Life of Lawrie Reilly a far cry from modern-day story at Hibs
IF Lawrie Reilly had been prompted to indulge himself when at Hampden yesterday to help launch an initiative all about football memories, the Hibernian grandee could no doubt have gone to work on an inexhaustible supply of the wondrous sort.
The spearhead of the Easter Road side’s triple-title-winning Famous Five forward line didn’t have to dig far back into the recesses of his pin-sharp mind, though, for a rancid recollection of another famous five.
Lawrie, who will turn 84 this weekend, now pains in “the Hibs” who provided him with so much pleasure in those immediate post-war years. And a memory he would surely like to bury deeper than those from the womb was provided on 19 May this year. Yet, his devilish wit shines through when he recollects a day when he was one supporter his club did right by.
“I was there, but I had a good supporter by my side in my wife. I think we were the only two supporting the Hibs,” he said. “We travelled through with Hibs having laid on a big private car with a chauffeur. Driving through we passed this bus full of Hearts supporters. They were all thinking that the war must have been going on because they were giving the V for victory signs. I enjoyed the trip through better than the trip back.”
“You can still be hit hard by anything in football,” he says of his wounding at the 5-1 thumping Pat Fenlon’s side took, because, for Lawrie, football meant everything. His circle of friends and his life experiences mushroomed because his 185 goals in 253 league games for the Leith club from 1946 till his injury-enforced retirement aged 29 some 12 years later proved the platform to score 22 times in 38 games for his country. He is cute to skim round the question of the country’s current international travails, Lawrie feigning limited knowledge over the issue of Steven Fletcher’s return to the Scotland fold after a near two-year refusal to be selected.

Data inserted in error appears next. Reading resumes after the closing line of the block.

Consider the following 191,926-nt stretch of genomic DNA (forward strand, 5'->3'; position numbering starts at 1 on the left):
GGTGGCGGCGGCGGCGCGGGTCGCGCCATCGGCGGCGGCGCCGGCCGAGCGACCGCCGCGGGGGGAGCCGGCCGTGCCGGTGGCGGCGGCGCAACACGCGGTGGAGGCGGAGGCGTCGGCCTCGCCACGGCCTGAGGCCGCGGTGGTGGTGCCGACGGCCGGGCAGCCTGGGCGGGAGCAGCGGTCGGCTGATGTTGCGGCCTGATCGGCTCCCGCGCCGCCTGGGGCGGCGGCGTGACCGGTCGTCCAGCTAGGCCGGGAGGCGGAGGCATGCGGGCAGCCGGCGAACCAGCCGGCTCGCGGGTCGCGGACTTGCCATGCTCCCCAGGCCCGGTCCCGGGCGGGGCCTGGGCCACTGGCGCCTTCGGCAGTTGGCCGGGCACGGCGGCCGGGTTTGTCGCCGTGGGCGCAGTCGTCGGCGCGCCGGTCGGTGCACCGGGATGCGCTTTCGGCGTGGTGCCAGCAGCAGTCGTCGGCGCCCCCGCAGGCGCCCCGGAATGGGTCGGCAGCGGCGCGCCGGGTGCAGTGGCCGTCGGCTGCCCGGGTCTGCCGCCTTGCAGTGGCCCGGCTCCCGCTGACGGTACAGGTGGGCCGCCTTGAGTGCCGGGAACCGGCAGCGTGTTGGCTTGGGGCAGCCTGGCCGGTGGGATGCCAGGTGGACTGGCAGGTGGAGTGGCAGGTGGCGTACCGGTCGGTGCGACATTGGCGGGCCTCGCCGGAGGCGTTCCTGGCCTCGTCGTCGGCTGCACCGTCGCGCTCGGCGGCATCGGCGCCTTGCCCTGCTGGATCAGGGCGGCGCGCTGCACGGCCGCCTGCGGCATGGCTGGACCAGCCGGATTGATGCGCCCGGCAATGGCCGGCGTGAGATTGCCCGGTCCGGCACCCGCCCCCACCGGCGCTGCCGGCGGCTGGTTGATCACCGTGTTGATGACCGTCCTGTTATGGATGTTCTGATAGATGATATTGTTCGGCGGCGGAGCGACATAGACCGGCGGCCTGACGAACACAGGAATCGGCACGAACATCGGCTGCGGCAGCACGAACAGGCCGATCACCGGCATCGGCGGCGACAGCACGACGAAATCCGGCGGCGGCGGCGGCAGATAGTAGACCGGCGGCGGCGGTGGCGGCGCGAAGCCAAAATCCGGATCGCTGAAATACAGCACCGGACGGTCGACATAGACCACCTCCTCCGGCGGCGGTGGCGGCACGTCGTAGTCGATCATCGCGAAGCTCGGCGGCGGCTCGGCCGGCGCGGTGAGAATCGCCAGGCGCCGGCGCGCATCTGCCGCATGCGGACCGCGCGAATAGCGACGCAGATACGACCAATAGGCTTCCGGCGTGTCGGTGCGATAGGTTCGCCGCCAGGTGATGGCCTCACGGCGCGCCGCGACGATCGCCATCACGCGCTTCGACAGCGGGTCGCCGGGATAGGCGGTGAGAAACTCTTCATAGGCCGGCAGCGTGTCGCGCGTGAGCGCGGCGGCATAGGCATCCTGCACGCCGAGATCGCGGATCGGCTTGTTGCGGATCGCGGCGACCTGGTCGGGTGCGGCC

“He refused to play?” he enquired, unconvincingly. “I can’t understand anyone not wanting to play for their country. If I had first choice I would probably pick Scotland to edge out Hibs. But I’d love to play for the two of them. I was just sorry I had to pack up due to injuries. I’d have loved to have played for another ten years.”
Lawrie lay in wait for the inevitable question about how his era compared with the modern one, and whether there were any of those players around now who would have fitted in to the national team of the 1950s. “There are maybe ten of them would have got a game in my era,” he joked. “I’m glad that one didn’t get wasted. If I couldn’t get a game as a striker I could have got a game at left wing. I enjoyed playing whatever the position. I enjoyed all the forward positions.
“Fletcher wouldn’t have got a game at centre-forward in my era. . . he says modestly,” joked Reilly. “The laddie’s done quite well, we could do with 11 Fletchers. We [didn’t have problems with managers] because we were picked by committee. As far as we were concerned the manager was Geordie Young, the captain of the team. He looked after us. I don’t think there are many George Youngs about nowadays. I wouldn’t have backed him to outdo Willie Woodburn though. Willie stayed in Edinburgh beside me and we travelled to all the games together. Big Ben, as we called him, was great company. We’d play golf but I always beat him, that was the only reason I played him. It’s just a pity he didn’t play for the Hibs.”
Lawrie doesn’t sound as if he derives much enjoyment from the current set-up at his old club. He was circumspect on the issue of the rebuilding job required to be undertaken by Pat Fenlon, who has the Easter Road club operating at the top end of the table this season despite two defeats in their past three games.
“He [Fenlon] has got to get a chance,” he said. “You can’t expect someone to come in and turn them into world beaters. But they’ve not been in too good a form of late. Going through managers isn’t good. When I played at Easter Road I played under two managers. Willie McCartney signed me then Hugh Shaw came after. There’s nothing you can do about the way the club [has gone now] so you just have to suffer in silence.”
Lawrie was too wily when it was put to him that Hibs have suffered as they have paid their way while rivals Hearts humped them in the cup final three months ago after a season when they struggled to meet their wage commitments promptly. “Is the foreign guy trying to pay them in pesetas?” he said with a grin. “We always got paid on the dot but it was quite easy to carry the money home.” Banking memories of the gold-plated variety was more important.
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Wednesday 22 May 2013
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